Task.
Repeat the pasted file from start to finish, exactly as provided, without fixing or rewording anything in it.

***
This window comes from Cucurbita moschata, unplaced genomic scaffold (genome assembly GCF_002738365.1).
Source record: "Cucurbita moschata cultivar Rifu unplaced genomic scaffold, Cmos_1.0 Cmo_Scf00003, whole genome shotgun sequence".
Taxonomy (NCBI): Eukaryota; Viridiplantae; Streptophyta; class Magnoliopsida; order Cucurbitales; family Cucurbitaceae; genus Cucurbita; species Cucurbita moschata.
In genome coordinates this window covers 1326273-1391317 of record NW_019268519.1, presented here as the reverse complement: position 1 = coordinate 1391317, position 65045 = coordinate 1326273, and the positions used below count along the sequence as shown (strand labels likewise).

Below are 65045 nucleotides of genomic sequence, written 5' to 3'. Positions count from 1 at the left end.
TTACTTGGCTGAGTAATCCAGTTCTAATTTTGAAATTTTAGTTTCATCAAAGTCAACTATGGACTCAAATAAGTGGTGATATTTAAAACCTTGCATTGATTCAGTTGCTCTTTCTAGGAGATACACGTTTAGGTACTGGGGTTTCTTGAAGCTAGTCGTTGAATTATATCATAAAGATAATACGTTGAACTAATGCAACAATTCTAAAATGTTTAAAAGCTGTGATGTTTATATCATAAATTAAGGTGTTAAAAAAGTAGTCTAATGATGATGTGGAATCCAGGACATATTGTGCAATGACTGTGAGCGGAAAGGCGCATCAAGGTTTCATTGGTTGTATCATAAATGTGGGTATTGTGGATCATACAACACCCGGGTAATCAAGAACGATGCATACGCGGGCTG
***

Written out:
This window comes from Cucurbita moschata, unplaced genomic scaffold (genome assembly GCF_002738365.1).
Source record: "Cucurbita moschata cultivar Rifu unplaced genomic scaffold, Cmos_1.0 Cmo_Scf00003, whole genome shotgun sequence".
Taxonomy (NCBI): Eukaryota; Viridiplantae; Streptophyta; class Magnoliopsida; order Cucurbitales; family Cucurbitaceae; genus Cucurbita; species Cucurbita moschata.
In genome coordinates this window covers 1326273-1391317 of record NW_019268519.1, presented here as the reverse complement: position 1 = coordinate 1391317, position 65045 = coordinate 1326273, and the positions used below count along the sequence as shown (strand labels likewise).

Below are 65045 nucleotides of genomic sequence, written 5' to 3'. Positions count from 1 at the left end.
TTACTTGGCTGAGTAATCCAGTTCTAATTTTGAAATTTTAGTTTCATCAAAGTCAACTATGGACTCAAATAAGTGGTGATATTTAAAACCTTGCATTGATTCAGTTGCTCTTTCTAGGAGATACACGTTTAGGTACTGGGGTTTCTTGAAGCTAGTCGTTGAATTATATCATAAAGATAATACGTTGAACTAATGCAACAATTCTAAAATGTTTAAAAGCTGTGATGTTTATATCATAAATTAAGGTGTTAAAAAAGTAGTCTAATGATGATGTGGAATCCAGGACATATTGTGCAATGACTGTGAGCGGAAAGGCGCATCAAGGTTTCATTGGTTGTATCATAAATGTGGGTATTGTGGATCATACAACACCCGGGTAATCAAGAACGATGCATACGCGGGCTG